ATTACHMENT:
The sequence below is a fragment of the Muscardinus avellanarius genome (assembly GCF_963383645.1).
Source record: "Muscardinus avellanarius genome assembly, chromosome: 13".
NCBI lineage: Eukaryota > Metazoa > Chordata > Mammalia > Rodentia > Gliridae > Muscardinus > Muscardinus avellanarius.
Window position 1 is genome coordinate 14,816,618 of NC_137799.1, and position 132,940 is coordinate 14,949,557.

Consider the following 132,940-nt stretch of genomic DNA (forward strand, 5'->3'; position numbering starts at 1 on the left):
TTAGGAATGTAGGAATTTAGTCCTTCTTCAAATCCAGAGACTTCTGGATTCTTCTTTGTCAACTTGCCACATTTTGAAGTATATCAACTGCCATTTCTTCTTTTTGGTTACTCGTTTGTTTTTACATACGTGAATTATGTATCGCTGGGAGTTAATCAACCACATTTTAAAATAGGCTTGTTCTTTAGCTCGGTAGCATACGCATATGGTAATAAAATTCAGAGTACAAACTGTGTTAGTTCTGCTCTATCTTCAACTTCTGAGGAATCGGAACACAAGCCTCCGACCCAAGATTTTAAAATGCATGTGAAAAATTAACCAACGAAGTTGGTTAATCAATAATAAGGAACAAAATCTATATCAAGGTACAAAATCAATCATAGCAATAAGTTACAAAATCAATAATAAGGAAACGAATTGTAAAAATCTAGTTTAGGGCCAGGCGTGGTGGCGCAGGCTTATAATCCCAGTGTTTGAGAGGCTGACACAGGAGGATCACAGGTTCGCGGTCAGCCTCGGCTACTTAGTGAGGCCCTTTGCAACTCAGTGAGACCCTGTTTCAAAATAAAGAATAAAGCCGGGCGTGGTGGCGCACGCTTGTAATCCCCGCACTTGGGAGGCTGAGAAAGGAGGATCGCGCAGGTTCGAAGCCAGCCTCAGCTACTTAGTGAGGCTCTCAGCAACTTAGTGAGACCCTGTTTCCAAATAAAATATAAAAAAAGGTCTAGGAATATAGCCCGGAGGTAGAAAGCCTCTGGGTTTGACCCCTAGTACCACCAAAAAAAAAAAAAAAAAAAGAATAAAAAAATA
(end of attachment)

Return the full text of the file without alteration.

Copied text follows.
The sequence below is a fragment of the Muscardinus avellanarius genome (assembly GCF_963383645.1).
Source record: "Muscardinus avellanarius genome assembly, chromosome: 13".
NCBI lineage: Eukaryota > Metazoa > Chordata > Mammalia > Rodentia > Gliridae > Muscardinus > Muscardinus avellanarius.
Window position 1 is genome coordinate 14,816,618 of NC_137799.1, and position 132,940 is coordinate 14,949,557.

Consider the following 132,940-nt stretch of genomic DNA (forward strand, 5'->3'; position numbering starts at 1 on the left):
TTAGGAATGTAGGAATTTAGTCCTTCTTCAAATCCAGAGACTTCTGGATTCTTCTTTGTCAACTTGCCACATTTTGAAGTATATCAACTGCCATTTCTTCTTTTTGGTTACTCGTTTGTTTTTACATACGTGAATTATGTATCGCTGGGAGTTAATCAACCACATTTTAAAATAGGCTTGTTCTTTAGCTCGGTAGCATACGCATATGGTAATAAAATTCAGAGTACAAACTGTGTTAGTTCTGCTCTATCTTCAACTTCTGAGGAATCGGAACACAAGCCTCCGACCCAAGATTTTAAAATGCATGTGAAAAATTAACCAACGAAGTTGGTTAATCAATAATAAGGAACAAAATCTATATCAAGGTACAAAATCAATCATAGCAATAAGTTACAAAATCAATAATAAGGAAACGAATTGTAAAAATCTAGTTTAGGGCCAGGCGTGGTGGCGCAGGCTTATAATCCCAGTGTTTGAGAGGCTGACACAGGAGGATCACAGGTTCGCGGTCAGCCTCGGCTACTTAGTGAGGCCCTTTGCAACTCAGTGAGACCCTGTTTCAAAATAAAGAATAAAGCCGGGCGTGGTGGCGCACGCTTGTAATCCCCGCACTTGGGAGGCTGAGAAAGGAGGATCGCGCAGGTTCGAAGCCAGCCTCAGCTACTTAGTGAGGCTCTCAGCAACTTAGTGAGACCCTGTTTCCAAATAAAATATAAAAAAAGGTCTAGGAATATAGCCCGGAGGTAGAAAGCCTCTGGGTTTGACCCCTAGTACCACCAAAAAAAAAAAAAAAAAAAGAATAAAAAAATA